Originally broken by Texas newspaper chron.com.
In what should be the primary argument against Barack Obama's second allocation of TARP funds and all future bailouts to come, we find that smaller operating banks are not hit by the financial crisis and are instead turning some very good profits.
Some smaller, bailout-free banks boosted lending, sometimes dramatically, during the fourth quarter of 2008, in part of a marketing plan that works by drawing business away from larger institutions and it has paid off well for them.
“People are coming to us because they’re not able to finance what they want to do at their bank,” said Jim Sturgeon, chief executive of Founders Bank in Sugar Land Texas, which reported loan growth of 31 percent from the third quarter to the fourth.
Twelve Texas banks have accepted money under the Troubled Asset Relief Program so far, but none showed the double-digit loan growth of many smaller institutions like Founders, which has one location.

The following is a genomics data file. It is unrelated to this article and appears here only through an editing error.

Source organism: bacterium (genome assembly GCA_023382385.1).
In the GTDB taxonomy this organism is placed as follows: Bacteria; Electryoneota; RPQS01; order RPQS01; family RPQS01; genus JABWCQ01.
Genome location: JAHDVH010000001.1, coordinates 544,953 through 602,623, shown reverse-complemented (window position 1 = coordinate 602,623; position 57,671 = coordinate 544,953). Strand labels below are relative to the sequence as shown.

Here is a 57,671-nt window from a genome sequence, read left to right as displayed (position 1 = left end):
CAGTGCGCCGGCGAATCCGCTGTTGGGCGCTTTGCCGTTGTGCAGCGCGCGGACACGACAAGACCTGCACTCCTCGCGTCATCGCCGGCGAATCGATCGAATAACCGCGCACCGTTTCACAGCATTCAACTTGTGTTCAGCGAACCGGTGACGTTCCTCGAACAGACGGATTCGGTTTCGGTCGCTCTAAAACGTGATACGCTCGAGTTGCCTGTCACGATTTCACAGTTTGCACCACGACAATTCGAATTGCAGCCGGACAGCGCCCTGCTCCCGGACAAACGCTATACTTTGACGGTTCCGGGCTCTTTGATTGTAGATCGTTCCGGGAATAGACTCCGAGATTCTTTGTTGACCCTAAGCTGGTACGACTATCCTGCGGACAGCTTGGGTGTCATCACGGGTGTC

“The small community banks may be the ones that save the day,” said Dan Bass, managing director of Carson Medlin, a Houston investment bank. “Right now they’re seeing the best loans they’ve seen in years.”
While government officials have called on banks to lend more, many larger institutions are reporting declines in their loan business. Dallas-based Comerica, for example, received $2.3 billion in TARP money in late October, yet its outstanding loans fell by more than 2 percent in the fourth quarter. Other large bailout recipients, such as Bank of America, Citigroup and JP Morgan Chase, also reported declines in their latest financial statements.
So while the government may cram their scare tactics down our throats on how the world is going to end if we do not give them all of our paychecks to "stimulate" lending, we can clearly see that under free market principles, the fall of the bigger banks leaves the playing field wide open for smaller banks to become more competitive. This growth for the smaller banks will lead stimulate the economy itself if given the time it needs. Instead the government would rather bail out the big guys and leave the little guys all alone out in right field, all the while screwing the consumer out of doing business with a competent and sound smaller company.